Where’s the Golem Statue in Prague?

 If you're visiting the capital of the Czech Republic, you're sure to run into some reference to the Golem of Prague. For those who aren't familiar with the story of the golem, drawn from mystical traditions of Judaism, the Prague golem might seem to be just another touristy trinket. But the golem and its legacy stand for so much more.

With that in mind, it's no surprise that you'll find the Prague golem throughout the city. From baked goods to monuments, you can come face-to-face with this legendary figure all over the city. Once you begin to notice the golem, you won't be able to stop seeing its representations everywhere throughout Prague.

The Golem Legend

The story of the golem comes in countless forms, but each version follows a similar plot. In the most common version of the legend, the creation of the golem is tied to Rabbi Judah Loew ben Bezalel, the Maharal of Prague. Rabbi Loew, a real historical figure in the Jewish tradition, created a clay creature to protect his people from the blood libel, pogroms and other antisemitic violence. According to the legends, the creation of a golem happens one of two ways: by inserting a shem (a clay tablet inscribed with the sacred name of God) into its mouth or by carving the Hebrew word emet (meaning "truth") into the creature's forehead. In the latter, removing the first letter would leave the word met (meaning "death"), deactivating the creature, while the shem would be removed from the golem's mouth in the alternative tale.

In the tale of Rabbi Loew and the golem of Prague, the creature becomes violent and must be deactivated for good. Regardless, he's lived on through the years in myths, pop culture and tourism throughout the city of Prague and beyond.

The Golem of Prague Today

Whether or not you know the legend of the golem before entering the city, you'll quickly become familiar with his form. The golem makes his presence known in modern-day Prague through souvenirs, statues and even in cookies! Perhaps the most common appearance is in miniature statuettes, sold throughout the city. Made in the most common image of this popular figure, these miniature golems can serve as your own personal protector as you move through the city. A particularly endearing likeness can be found at Golem Biscuits, where you can "taste the legend" with traditional (and vegan-friendly) biscuits shaped like the golem.

As for statues of the golem throughout Prague, you have a few options to consider. It's not as simple as finding one statue in the ciity—Prague becomes a sort of scavenger hunt in your search for its hidden golems. In Prague's Old Town, for example, you'll find a unique version: a faceless golem holding Prague-native author Franz Kafka on his shoulders. Outside of City Hall, you'll find a related figure, a statue of the golem's creator, Rabbi Loew.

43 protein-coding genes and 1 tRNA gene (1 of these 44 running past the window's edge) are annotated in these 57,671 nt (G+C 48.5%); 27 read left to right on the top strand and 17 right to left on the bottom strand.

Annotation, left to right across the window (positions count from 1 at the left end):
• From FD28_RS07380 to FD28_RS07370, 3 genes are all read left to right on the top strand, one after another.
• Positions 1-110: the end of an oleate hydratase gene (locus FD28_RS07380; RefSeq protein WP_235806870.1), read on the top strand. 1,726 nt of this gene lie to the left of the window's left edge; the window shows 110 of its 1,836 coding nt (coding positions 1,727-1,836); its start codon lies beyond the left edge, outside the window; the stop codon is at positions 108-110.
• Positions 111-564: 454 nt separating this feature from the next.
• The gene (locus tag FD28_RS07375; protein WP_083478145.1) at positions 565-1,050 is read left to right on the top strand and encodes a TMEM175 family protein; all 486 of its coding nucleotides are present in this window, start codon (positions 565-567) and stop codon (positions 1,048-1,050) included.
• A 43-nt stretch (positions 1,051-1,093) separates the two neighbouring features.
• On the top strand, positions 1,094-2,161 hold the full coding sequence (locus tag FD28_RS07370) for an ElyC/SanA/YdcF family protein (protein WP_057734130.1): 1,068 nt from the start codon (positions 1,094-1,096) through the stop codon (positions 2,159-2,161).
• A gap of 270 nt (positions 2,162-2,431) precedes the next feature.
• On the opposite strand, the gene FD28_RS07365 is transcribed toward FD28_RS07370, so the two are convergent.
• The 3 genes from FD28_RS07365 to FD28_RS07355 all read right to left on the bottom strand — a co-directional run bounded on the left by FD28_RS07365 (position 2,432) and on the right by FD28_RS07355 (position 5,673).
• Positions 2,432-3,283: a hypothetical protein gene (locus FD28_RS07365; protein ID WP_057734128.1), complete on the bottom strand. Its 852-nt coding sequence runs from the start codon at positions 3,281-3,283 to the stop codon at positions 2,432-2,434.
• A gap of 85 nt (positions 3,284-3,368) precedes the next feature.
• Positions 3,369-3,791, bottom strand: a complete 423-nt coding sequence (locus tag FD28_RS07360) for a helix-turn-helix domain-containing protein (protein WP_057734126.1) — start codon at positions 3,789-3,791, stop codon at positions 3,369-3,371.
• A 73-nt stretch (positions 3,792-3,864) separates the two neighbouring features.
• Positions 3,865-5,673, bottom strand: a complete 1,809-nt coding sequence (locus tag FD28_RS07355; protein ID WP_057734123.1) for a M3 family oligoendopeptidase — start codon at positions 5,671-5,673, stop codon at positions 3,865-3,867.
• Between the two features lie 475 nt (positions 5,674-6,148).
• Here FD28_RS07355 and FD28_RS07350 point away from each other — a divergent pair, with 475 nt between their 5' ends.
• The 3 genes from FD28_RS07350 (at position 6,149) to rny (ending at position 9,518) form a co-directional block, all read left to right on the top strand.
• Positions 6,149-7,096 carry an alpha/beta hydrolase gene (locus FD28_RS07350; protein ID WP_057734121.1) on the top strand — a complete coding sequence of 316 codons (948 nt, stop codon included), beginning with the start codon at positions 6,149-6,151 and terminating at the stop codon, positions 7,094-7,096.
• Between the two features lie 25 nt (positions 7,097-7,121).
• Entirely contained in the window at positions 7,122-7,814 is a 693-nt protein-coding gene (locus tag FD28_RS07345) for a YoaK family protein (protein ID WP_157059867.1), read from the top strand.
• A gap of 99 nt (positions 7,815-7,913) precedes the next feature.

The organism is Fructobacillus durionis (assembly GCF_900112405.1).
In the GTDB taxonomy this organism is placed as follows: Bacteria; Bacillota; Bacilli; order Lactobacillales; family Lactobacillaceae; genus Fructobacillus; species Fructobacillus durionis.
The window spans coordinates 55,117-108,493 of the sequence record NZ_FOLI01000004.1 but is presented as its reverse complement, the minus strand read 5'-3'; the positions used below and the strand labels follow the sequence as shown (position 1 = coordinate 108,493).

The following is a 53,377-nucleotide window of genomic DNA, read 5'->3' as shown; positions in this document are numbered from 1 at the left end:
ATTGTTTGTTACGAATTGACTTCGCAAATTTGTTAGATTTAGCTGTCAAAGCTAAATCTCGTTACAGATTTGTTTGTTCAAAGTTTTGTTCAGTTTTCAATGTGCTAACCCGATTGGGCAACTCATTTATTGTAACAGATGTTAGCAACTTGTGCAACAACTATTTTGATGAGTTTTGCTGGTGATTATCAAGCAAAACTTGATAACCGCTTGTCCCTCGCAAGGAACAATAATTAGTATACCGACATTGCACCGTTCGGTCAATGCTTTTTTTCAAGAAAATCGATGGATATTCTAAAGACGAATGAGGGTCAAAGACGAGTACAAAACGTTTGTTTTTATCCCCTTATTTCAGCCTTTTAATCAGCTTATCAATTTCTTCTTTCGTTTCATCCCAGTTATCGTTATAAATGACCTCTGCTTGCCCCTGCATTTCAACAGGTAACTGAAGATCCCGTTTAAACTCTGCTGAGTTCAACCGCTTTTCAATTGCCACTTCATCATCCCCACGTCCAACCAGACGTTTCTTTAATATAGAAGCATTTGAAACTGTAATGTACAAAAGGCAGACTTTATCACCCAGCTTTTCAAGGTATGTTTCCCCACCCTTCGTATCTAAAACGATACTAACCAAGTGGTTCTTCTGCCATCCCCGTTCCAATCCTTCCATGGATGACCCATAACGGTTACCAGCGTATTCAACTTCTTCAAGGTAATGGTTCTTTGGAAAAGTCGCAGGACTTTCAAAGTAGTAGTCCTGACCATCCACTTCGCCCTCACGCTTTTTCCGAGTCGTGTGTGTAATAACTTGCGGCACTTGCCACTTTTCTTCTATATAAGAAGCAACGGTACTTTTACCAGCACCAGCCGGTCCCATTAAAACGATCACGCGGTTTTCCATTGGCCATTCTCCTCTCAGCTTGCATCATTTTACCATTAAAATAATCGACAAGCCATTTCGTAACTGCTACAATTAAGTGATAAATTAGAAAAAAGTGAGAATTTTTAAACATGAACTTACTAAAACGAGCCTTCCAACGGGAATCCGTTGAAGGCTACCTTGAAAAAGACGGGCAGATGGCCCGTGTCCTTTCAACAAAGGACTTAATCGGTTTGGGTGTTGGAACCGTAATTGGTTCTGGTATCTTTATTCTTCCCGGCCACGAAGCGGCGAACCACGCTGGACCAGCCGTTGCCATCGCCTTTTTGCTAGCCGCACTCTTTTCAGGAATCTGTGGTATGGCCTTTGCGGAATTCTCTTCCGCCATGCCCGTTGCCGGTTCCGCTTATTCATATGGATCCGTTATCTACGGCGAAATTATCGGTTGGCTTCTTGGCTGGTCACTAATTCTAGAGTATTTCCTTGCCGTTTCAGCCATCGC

One particular golem statue acted as a point of contention in recent years. Inspired by the 1950s film The Emperor’s Baker/The Baker’s Emperor, a statue stored by the Czech Industry Ministry went into hiding in 2008. A 2010 court battle charged the Prague Wax Museum, which hosted a wax replica of the statue, violated the rights of the designer's descendents to its image. Courts decided that Dagmar Dományová, designer Jaroslav Horejc's daughter, holds the rights, meaning the Wax Museum was orderd to pay damages.

Other Landmarks

If you struggle to find the golem's statues throughout Prague or run into too many crowds in the process, there are other landmarks from the legend to be visited. At the Old Jewish Cemetery, you'll find Rabbi Loew's grave, where visitors leave pebbles in accordance with Jewish burial tradition. Or you can visit the Old New Synagogue, where the golem's lifeless form allegedly lies in the attic to this day. While visitors can't visit the attic to search for the golem itself, it's still a must-visit spot in Prague's golem story.

Today, the golem doesn't take to the streets of Prague to protect the Jewish community from antisemitic attacks. But that doesn't mean you won't find his likeness throughout the city. Visit one of the statues featuring the golem, purchase a keychain, bite into a golem-shaped biscuit, or stop by a point of interest in the story of the golem of Prague. Take a moment to remember the folktale and its importance to the Jewish community of the Czech Republic, and its lessons about how hatred and violence should be stopped lest they infect everyone with their poison. We can still learn a lot from this simple folktale and its lessons today.

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